Reading Notes on ‘The Seven Habits of Highly Effective People’

January 13, 2019

5 min read

Broadly speaking, this book answers the question, “How can one achieve their best?” Stephen Covey argues that you must learn to be independent—able to progress towards your best self. Then you must learn to be interdependent—able to combine your efforts with others.

The first three habits address private victory—being effective in your personal life. They are to live by the belief that you determine your life, to find out what things are supremely important, and to do those things consistently.

Covey invites the reader to visualize their own funeral and the effect they will want their life to have had 1. The purpose is to begin thinking long-term, to uncover your values, to think about who you want to be and what you want to accomplish.

By keeping that end clearly in mind, you can make certain that whatever you do on any particular day does not violate the criteria you have defined as supremely important, and that each day of your life contributes in a meaningful way to the vision you have of your life as a whole.

Covey offers the advice of writing a personal mission statement with an outline of your values. You might write that you refuse to lie in matters small and large or that you’ll give people your full attention. Covey keeps his mission statement within reach and reviews it regularly 2.

The next three habits concern public victory or being effective in relationships. They are to seek outcomes where everyone wins, to understand before being understood, and to value others’ differences.

What does it mean to be effective in relationships?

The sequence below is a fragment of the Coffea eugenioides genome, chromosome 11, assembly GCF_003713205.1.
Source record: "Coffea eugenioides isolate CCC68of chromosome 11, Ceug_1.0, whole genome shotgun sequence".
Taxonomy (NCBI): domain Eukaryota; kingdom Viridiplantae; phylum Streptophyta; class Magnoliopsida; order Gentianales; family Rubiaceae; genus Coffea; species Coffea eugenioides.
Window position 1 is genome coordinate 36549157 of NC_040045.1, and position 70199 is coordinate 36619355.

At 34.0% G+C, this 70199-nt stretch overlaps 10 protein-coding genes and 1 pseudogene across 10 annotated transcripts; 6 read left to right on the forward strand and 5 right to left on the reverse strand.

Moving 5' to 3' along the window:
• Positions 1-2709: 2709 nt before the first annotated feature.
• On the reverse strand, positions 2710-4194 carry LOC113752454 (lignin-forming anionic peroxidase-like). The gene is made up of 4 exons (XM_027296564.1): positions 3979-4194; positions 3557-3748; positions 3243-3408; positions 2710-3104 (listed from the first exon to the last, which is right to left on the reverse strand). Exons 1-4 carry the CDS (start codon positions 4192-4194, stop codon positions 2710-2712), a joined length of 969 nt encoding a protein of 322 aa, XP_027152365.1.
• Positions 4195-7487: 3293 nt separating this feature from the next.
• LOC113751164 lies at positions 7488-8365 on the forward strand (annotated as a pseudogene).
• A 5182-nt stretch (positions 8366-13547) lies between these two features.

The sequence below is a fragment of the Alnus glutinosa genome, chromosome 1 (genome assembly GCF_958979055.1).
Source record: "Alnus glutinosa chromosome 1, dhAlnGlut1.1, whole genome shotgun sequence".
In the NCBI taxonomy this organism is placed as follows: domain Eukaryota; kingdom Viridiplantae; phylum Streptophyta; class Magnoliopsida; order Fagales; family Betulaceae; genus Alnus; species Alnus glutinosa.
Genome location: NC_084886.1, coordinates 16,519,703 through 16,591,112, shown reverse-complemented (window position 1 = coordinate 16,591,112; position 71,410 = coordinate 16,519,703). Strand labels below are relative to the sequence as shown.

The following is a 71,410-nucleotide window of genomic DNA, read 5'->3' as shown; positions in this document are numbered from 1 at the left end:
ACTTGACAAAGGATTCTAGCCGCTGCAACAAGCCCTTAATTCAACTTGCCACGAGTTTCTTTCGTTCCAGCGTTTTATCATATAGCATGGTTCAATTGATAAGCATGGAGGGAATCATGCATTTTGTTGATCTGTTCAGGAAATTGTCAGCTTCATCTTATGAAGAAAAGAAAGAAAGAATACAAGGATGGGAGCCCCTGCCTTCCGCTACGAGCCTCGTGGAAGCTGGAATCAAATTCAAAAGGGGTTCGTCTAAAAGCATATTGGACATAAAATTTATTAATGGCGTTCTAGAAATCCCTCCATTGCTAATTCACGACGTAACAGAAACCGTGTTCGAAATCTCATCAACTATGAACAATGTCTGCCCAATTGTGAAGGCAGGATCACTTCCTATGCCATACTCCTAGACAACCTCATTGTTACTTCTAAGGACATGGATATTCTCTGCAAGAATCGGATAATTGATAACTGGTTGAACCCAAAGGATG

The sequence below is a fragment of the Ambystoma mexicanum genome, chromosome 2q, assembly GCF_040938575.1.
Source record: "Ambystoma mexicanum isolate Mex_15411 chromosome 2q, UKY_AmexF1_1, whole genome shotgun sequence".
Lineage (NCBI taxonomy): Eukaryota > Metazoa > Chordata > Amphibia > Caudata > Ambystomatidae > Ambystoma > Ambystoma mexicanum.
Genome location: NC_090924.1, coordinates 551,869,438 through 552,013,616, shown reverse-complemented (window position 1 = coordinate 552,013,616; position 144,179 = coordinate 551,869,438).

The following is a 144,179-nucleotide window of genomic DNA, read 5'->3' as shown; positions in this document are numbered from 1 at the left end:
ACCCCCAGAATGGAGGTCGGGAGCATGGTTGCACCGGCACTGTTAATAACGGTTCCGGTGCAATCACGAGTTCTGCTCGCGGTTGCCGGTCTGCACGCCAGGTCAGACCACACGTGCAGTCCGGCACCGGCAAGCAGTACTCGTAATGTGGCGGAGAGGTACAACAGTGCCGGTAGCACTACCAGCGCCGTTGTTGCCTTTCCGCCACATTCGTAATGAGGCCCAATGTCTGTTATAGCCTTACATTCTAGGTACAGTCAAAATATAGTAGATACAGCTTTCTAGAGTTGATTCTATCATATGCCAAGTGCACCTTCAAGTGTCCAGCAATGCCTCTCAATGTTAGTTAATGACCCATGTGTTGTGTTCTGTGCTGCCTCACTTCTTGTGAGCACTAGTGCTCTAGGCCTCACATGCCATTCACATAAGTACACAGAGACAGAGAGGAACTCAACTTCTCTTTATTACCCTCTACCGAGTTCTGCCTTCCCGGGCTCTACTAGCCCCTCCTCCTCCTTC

To receive the best in your relationships, people have to want to give their best. We are each driven by our own agendas, our own motivations, and our own desires.

What is important to another person must be as important to you as the other person is to you

If you can build trust, if you can deeply empathize and understand, if you can seek outcomes that are truly win-win, then people will volunteer their best.

You can buy a person’s hand, but you can’t buy his heart. His heart is where his enthusiasm, his loyalty is. You can buy his back, but you can’t buy his brain. That’s where his creativity is, his ingenuity, his resourcefulness. … [treat] employees as volunteers just as you treat customers as volunteers, because that’s what they are. They volunteer the best part—their hearts and minds.

The final habit is renewal. Covey lists several dimensions of life that require constant investment. One of the dimensions is education. He offers the advice to read—a lot.

The person who doesn’t read is no better off than the person who can’t read.

This was a realization for me. When you read a book, you can experience in eight hours, what took someone thirty years to piece together. If you don’t like a book, move on. If the book is confusing, move on. There are more good books than you can read in a lifetime.

Covey mentions an idea at the onset, which doesn’t belong to any specific habit.

We must look at the lens through which we see the world, as well as at the world we see … the lens itself shapes how we interpret the world.

Covey describes a lesson he learned parenting, which illustrates this idea. He and his wife were at a loss about one of their children. Their son was performing poorly in school and having trouble socializing. Their attempts to help him were failing. He could sense this too and exhibited low self-esteem.

Their child’s low self-esteem caught their attention. They traced this back to their belief that he was a failure. Further still, they felt like failures as parents. From a place of their own insecurity, they had encouraged insecurity in him. They questioned their beliefs. They decided their worth should come from internal sources. He was not a failure. They viewed him as capable and stopped protecting him. While the change was neither painless nor immediate, he began to develop into himself.

Their beliefs about their son profoundly affected how they saw him.

Some books can be represented by a few quotes and ideas. I think it’s unfair in this case. This post doesn’t communicate the Covey who is vulnerable, humble, and earnest. The Kindle sample on Amazon includes the entire book. Give it a read and send me your thoughts.

1. In the past, when I've thought of death, I've imagined someone walking into my room and cleaning out my possessions, handling them carefully but with indifference. I'm reminded that possessions and their quality are insignificant.

2. I was surprised at first, isn't this too much work? It was encouraging to see Covey's dedication to something so important.